The International Monetary Fund expects global economic growth to slow to 3.6% this year. The forecast shaves almost a percentage point of growth from its forecast from before the war in Ukraine, and we get analysis from Harvard economist Ken Rogoff, who is also a former IMF chief economist. Also in the programme, the government in Argentina is planning to create an aid programme to help the country's poorest people, which will be funded by businesses that have profited from the Ukraine conflict. We get analysis of the move from Hector Torres, who is a former executive director for the IMF in Argentina. The BBC's Theo Leggett reports from France on the country's post-pandemic economic recovery, ahead of this weekend's second round of the presidential election. We look at why some people decide to anglicise their name in order to “fit in” at the workplace with the BBC's Noor Nanji. Plus, our regular workplace commentator Stephanie Hare considers how the Ukraine crisis affects the way businesses engage with the political sphere. Today's edition is presented by Ed Butler, and produced by Joshua Thorpe and Ivana Davidovic.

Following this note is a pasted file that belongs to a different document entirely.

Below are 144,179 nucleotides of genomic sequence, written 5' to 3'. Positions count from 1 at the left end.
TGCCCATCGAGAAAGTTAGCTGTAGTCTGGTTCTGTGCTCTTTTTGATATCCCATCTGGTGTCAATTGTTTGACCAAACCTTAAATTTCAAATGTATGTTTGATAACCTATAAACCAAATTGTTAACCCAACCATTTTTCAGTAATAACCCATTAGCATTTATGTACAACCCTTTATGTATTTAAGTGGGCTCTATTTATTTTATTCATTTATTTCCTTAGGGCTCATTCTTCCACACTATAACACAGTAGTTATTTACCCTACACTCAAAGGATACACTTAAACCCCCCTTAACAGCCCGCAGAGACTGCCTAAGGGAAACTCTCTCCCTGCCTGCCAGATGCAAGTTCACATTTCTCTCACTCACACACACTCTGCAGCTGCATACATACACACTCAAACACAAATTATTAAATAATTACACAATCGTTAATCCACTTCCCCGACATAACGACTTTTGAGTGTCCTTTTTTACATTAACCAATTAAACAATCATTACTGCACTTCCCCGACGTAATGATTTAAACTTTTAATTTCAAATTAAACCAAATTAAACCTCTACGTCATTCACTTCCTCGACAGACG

We start the programme with news that workers at Apple's Grand Central Station store in New York have announced a plan to start a union. If the bid is successful, it would be the first union at one of the tech giant's US stores and follows moves by both Starbucks and Amazon employees to unionize. We spoke to Anna Kramer, a workplace, tech labour, and tech culture reporter at news site Protocol about where this could go. We then move on to discuss what sort of impact did the China GDP figures have on the markets with Peter Jankovskis of Arbor Financial Services in Illinois. Lastly, we look into NBA super-team the Golden State Warriors launching a new entertainment division. Jabari Young, a CNBC Sports reporter talks us through why they are doing this and what it means for the sport.